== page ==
I said yesterday that some days, the news seems to come to us pre-packaged in novelistic form: headline links to headline, as if we're reading a single interesting narrative. Here's another of those narratives I noticed yesterday as I scanned the news sites I routinely read each morning:
The very first article to which Dennis Coday linked in his "Morning Briefing" column at National Catholic Reporter tells the story of Father Brian Sistare of Sacred Heart church in Woonsocket, Rhode Island, who, it's alleged, recently sent an email to the 26 Rhode Island senators who voted for marriage equality, informing them,
I’m praying for each of you, that you turn back to God. I’m also going to let my Parish know exactly how you voted, so come re-election time, you will not be re-elected.
Father Sistare has also informed his parishioners, it's claimed, that any of them who obtain a same-sex civil marriage will be denied communion unless they end the marriage.
And then my eyes scanned down Dennis Coday's list of links and, third on the list, I read this: "Church Tells Scout Troop to Find a New Meeting Place." Another story centering on a Catholic priest: Father Derek Sakowski of St. Mary's church in Altoona, Wisconsin, has just informed a Boy Scouts troop that has met at his parish for a quarter century that the church won't offer the troop hospitality now that the Scouts accept openly gay members.
And then I clicked onto the website of The New Civil Rights Movement and read this report by David Badash, which states that in an interview with CBS this week, the head of the Catholic League, Bill Donohue, declared,
Nothing the Catholic Church has ever said about the moral status of homosexuals—which is as irrelevant as the moral status of heterosexuals—could possibly be construed as hateful.
Nothing to see here. Just move on. Please disregard those news flashes right this morning from Altoona and Woonsocket, from Glendora, California, from Columbus, Ohio, and Oceanside, New York, and Normandy, Missouri, Charlotte, North Carolina, Gaithersburg, Maryland, Moorhead and Barnesville, Minnesota, Boulder, Colorado, etc.
Nothing at all to see here. The story we Catholics tell is all about compassion, love, acceptance, and defense of human rights. Period. End of story.
But, since any story worth its salt has a plot comprising narrative tension, I have to add this: later in the same day, several Facebook friends sent me a link to this statement by Catholics United about the Altoona story, which asks Father Derek Sadowski, "Who are you to judge?" And which notes that the bishop of the diocese of La Crosse, in which Altoona is located, has not taken the hard, exclusive line about the Boy Scouts and their policy of accepting gay members that Father Sadowski is choosing to take.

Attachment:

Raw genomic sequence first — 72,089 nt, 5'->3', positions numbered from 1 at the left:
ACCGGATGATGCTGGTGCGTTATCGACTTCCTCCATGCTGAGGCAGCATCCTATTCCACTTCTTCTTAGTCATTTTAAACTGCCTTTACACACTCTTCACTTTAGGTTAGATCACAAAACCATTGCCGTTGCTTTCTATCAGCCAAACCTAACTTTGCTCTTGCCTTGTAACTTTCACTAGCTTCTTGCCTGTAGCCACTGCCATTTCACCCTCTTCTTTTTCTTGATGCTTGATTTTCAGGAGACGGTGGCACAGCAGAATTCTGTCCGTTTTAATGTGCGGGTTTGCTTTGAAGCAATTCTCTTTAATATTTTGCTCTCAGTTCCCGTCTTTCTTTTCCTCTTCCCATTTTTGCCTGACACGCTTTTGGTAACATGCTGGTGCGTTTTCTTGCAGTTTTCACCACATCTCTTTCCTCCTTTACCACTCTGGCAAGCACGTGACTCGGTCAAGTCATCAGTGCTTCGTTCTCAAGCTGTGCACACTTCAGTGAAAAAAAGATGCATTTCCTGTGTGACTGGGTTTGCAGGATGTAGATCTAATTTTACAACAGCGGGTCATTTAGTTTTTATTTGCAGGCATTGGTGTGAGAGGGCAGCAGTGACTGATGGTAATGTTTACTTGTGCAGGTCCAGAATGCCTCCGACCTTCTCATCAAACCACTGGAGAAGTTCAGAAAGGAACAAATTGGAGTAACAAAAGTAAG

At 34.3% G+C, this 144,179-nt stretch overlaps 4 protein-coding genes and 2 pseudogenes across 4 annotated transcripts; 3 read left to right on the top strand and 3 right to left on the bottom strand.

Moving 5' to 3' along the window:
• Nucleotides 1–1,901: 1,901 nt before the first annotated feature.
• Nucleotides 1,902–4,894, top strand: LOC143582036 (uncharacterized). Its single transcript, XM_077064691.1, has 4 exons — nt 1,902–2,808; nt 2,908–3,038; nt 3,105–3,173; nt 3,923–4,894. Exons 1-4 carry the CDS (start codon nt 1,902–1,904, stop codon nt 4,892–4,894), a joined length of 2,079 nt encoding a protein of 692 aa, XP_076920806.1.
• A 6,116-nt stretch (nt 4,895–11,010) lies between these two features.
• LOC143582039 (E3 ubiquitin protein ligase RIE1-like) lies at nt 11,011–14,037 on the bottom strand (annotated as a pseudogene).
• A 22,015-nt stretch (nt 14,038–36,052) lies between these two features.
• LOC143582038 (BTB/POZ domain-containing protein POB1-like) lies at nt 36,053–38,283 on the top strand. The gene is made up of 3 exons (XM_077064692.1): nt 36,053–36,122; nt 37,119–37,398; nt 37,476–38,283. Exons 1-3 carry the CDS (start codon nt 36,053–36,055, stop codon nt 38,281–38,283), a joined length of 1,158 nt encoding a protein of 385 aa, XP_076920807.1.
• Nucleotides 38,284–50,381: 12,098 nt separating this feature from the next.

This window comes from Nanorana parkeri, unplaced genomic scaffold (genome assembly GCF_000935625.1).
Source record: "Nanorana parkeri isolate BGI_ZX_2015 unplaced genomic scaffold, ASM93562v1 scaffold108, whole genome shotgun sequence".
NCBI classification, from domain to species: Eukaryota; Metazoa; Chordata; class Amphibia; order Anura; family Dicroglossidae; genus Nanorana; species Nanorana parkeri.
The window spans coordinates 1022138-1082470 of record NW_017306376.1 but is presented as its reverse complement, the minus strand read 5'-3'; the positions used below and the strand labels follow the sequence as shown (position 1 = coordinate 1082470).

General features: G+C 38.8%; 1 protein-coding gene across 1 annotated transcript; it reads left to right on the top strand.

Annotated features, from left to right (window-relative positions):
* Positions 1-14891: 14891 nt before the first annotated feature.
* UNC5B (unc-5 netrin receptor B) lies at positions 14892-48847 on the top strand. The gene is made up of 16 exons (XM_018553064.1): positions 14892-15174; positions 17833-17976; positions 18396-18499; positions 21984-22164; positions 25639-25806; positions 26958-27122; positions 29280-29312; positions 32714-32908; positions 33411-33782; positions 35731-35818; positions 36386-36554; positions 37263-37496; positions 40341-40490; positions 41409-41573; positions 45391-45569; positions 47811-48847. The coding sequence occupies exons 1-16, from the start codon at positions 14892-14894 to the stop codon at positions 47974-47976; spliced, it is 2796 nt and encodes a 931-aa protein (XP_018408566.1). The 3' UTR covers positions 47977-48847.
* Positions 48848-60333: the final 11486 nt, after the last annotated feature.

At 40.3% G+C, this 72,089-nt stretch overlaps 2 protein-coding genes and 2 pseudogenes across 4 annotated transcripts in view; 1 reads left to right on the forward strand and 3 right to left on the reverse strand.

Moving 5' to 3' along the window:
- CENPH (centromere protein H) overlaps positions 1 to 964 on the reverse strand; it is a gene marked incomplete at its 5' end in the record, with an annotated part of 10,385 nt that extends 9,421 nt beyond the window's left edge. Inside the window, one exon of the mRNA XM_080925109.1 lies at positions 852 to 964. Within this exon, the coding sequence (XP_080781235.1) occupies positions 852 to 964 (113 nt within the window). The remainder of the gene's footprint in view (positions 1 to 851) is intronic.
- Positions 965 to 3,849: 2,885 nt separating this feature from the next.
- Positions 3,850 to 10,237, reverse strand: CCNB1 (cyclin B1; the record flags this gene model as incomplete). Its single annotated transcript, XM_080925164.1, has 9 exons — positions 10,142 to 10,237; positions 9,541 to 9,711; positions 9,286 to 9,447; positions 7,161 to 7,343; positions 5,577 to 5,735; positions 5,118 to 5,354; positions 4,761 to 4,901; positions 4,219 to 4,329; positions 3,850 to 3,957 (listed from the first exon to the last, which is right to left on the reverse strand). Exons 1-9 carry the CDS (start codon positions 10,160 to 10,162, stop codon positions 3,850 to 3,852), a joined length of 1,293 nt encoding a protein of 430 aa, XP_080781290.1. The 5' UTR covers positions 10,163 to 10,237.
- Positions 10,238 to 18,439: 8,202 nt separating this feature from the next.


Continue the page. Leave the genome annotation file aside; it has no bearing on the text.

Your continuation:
And then this morning, I see at Andrew Sullivan's Dish site a link to Maureen Tilly's recent WaPo article about the pope's question, "Who am I to judge?," which highlights the following information:
The day after he [i.e., Pope Francis] spoke those memorable words the Vatican announced the resignation of Bishop Simon Bakot of Yaoundé, former president of the National Bishops’ Conference of Cameroon. Bishop Bakot did not resign for reason of age as Catholic bishops are required to do when they reach 75; he is only 66. Nor is he known to have been in ill health or under scrutiny for financial reasons or his own sexual misconduct. The sole reason he is famous is for his staunch opposition to gays. He lumps them with pedophiles and practitioners of bestiality and calls them an affront to God’s creation. He threatens to ‘out’ clergy he opposed by revealing their sexual orientation. He has even been a vocal public supporter of Cameroon’s national day of hatred of gays. The fact that his resignation was accepted the day after Francis’s now famous utterance casts new light on the Vatican’s stance toward gays.
And as I read that passage and the Catholics United statement about Father Derek Sadowski's reprehensible action in Altoona, Wisconsin, I realize that, with each of these narratives steps, we're dealing with a narrative journey whose end is not yet in sight--and which may depend radically on the willingness of many Catholic laypeople (and some courageous Catholic pastoral leaders) to push back against the injustice, outright hatred, or, in the case of Dr. Donohue's statements, outright lies that inflict such misery on LGBT human beings insofar as we connect in some way to the Catholic church.
I find the graphic at the top of the posting at a number of websites, including the Always Lauren blog, but do not see information about its original source. If a reader has that information, I'd be grateful to know about it, since I always want to give proper credit to anyone who has created graphic work I use at this blog.